“What do the Amish do for Christmas?” “How do Mennonites celebrate Christmas?” This is a question we hear over and over again at our Kidron store and often, on our phone lines. You may be surprised to discover that, at bottom, the Amish and Mennonites celebrate just like the rest of us–but maybe a little more quietly.
Celesta, one of our telephone customer service representatives since 2009, shared some details about her family’s Christmas celebrations. In fact, this Christmas is a special one for her, as she and her husband Henry were married in October, and will be celebrating their first Christmas together. “This year, we decorated my first Christmas tree. It was very fun!” she said. A member of the Mennonite Church, Celesta describes her more traditional upbringing and her family’s Christmas activities.
“We’re just like everyone else, we like to get to get together, visit, and eat,” she says, laughing. “Our families may be a bit bigger, but we do many of the same things. We go to church, we send Christmas letters and cards to family and friends far away.” Although her parents were raised Amish, they were a bit more liberal than the parents of many of her friends, and so Christmas at their home included Christmas card-making parties, where many of her female relatives would make beautiful cards. “When I was as young as 7, my parents had me start sending Christmas letters to my cousins and far-away family. It’s a way to keep in touch. We did a lot of letter writing, but the Christmas letter was special.”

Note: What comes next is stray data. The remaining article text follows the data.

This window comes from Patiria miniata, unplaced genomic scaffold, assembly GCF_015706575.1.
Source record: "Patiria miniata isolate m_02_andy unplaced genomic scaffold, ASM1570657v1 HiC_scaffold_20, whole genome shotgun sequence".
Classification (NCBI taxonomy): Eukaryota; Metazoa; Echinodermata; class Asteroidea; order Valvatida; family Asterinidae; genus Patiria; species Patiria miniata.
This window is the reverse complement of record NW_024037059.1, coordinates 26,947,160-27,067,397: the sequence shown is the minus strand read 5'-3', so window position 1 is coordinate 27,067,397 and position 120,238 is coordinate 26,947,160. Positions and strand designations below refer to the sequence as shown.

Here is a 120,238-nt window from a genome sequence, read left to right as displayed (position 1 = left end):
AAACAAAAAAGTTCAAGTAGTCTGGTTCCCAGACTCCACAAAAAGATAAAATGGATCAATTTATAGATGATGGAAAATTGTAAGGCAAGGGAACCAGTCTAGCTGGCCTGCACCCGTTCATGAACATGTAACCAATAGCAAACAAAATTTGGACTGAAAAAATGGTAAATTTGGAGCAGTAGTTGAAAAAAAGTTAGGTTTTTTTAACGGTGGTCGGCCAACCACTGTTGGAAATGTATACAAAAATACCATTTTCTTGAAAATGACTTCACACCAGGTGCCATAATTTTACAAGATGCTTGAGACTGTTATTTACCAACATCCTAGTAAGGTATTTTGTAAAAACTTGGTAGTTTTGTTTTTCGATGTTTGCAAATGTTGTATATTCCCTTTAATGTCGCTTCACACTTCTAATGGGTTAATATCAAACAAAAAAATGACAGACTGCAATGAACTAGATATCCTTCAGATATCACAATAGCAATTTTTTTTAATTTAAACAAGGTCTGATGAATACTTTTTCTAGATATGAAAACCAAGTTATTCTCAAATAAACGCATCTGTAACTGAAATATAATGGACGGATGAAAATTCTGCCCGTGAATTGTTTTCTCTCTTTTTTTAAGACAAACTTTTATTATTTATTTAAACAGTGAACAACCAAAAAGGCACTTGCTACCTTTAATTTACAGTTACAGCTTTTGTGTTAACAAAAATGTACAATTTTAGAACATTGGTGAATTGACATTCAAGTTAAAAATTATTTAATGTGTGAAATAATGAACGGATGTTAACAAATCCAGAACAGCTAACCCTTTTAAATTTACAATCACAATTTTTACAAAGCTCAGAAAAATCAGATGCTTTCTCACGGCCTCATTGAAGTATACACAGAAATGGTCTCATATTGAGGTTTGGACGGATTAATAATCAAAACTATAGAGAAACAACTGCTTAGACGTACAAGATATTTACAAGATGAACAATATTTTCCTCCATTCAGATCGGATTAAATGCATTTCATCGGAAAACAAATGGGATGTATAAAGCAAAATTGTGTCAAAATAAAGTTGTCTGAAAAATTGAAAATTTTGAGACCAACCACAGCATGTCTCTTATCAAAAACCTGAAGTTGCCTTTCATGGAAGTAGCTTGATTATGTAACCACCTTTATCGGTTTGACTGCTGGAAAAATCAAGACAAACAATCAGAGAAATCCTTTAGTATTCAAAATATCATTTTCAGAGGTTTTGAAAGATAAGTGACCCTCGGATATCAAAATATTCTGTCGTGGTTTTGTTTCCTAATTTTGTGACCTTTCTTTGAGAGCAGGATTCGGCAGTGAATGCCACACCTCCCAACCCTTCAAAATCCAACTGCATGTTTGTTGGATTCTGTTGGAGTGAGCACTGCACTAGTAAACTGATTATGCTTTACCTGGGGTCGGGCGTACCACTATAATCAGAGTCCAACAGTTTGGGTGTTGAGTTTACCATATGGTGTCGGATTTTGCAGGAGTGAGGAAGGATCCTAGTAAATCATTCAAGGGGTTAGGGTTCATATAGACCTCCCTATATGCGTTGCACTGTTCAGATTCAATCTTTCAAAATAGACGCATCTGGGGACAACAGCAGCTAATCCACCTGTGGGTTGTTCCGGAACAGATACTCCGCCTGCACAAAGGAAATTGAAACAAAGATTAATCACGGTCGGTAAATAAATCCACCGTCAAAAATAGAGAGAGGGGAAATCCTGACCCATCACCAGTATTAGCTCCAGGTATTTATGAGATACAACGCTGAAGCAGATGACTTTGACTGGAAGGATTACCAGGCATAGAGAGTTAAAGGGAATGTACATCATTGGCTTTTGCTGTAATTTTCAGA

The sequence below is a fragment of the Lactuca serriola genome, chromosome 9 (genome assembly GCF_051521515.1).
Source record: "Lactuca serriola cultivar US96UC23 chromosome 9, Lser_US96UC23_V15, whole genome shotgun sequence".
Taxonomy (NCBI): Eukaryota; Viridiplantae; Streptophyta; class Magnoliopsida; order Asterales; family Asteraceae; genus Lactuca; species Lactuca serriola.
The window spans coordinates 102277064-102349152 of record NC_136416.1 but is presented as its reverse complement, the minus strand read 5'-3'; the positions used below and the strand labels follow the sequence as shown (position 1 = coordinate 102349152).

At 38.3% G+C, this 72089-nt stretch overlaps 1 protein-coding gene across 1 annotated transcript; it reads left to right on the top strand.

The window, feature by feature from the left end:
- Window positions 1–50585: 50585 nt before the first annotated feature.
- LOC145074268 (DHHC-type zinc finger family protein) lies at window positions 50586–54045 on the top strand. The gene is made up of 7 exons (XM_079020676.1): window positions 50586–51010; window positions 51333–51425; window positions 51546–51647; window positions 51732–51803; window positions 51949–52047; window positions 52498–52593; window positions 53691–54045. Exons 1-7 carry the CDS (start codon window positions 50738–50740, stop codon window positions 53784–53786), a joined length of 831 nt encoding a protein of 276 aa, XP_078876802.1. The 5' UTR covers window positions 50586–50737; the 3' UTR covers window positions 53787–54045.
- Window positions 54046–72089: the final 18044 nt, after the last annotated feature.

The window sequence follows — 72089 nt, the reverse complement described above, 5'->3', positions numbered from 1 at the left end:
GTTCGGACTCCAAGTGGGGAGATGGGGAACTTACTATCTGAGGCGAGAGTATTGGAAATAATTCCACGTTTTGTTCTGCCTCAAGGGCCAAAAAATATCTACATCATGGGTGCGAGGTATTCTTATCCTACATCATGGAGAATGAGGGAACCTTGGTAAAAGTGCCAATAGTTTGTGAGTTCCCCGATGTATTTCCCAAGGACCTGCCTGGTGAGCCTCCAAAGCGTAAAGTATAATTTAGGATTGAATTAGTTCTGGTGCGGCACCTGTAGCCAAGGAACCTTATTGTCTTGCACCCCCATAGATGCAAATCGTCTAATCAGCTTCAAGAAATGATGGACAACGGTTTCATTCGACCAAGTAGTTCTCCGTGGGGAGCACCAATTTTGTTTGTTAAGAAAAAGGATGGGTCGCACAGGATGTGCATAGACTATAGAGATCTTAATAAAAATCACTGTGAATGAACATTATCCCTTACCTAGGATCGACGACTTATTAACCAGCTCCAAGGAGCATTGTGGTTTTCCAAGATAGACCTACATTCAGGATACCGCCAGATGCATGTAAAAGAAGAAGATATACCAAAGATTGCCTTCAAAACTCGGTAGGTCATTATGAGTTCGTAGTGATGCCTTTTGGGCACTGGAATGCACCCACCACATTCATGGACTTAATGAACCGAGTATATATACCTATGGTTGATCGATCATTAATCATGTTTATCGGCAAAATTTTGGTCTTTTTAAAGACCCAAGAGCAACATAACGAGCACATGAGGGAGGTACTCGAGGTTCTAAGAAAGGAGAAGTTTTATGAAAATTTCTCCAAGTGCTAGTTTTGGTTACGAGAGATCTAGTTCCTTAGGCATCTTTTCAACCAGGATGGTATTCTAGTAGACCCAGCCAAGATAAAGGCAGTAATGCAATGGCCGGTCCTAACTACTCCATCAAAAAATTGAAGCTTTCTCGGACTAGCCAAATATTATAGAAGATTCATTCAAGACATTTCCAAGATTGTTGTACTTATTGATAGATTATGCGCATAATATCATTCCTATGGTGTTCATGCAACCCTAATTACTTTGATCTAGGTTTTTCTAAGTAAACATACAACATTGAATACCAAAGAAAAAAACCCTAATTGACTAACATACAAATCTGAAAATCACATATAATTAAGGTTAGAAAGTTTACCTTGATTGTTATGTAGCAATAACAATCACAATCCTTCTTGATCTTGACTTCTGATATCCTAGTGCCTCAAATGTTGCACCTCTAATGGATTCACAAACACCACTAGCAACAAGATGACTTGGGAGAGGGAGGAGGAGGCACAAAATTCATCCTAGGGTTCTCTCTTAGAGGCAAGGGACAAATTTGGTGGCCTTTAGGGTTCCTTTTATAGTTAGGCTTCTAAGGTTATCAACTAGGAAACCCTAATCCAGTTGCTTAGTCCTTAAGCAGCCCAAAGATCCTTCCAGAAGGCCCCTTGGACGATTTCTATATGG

Although there were no gift exchanges when she was young, all the family that could gathered for Christmas dinner. “We could have 100 to 125 people for Christmas dinner. And we have adult tables and children’s tables, like everyone does.”
Her immediate family had their specific Christmas traditions. “My father would read the Christmas story to us on Christmas morning, every Christmas. We were always together for that.”
This Christmas, celebrating with her new in-laws, means that Celesta is part of Christmas tradition that is common to many large families: the name draw! “There could be 25 to 50 of us, and that’s just so many. We all choose one name and find a small gift for the exchange. Some are handmade, and some are purchased.”
“There is one thing I would like people to know,” she said. “Instead of gifts, Christmas is more about family in our homes. If you ask any Amish person what is important, it is about getting together, being with family.”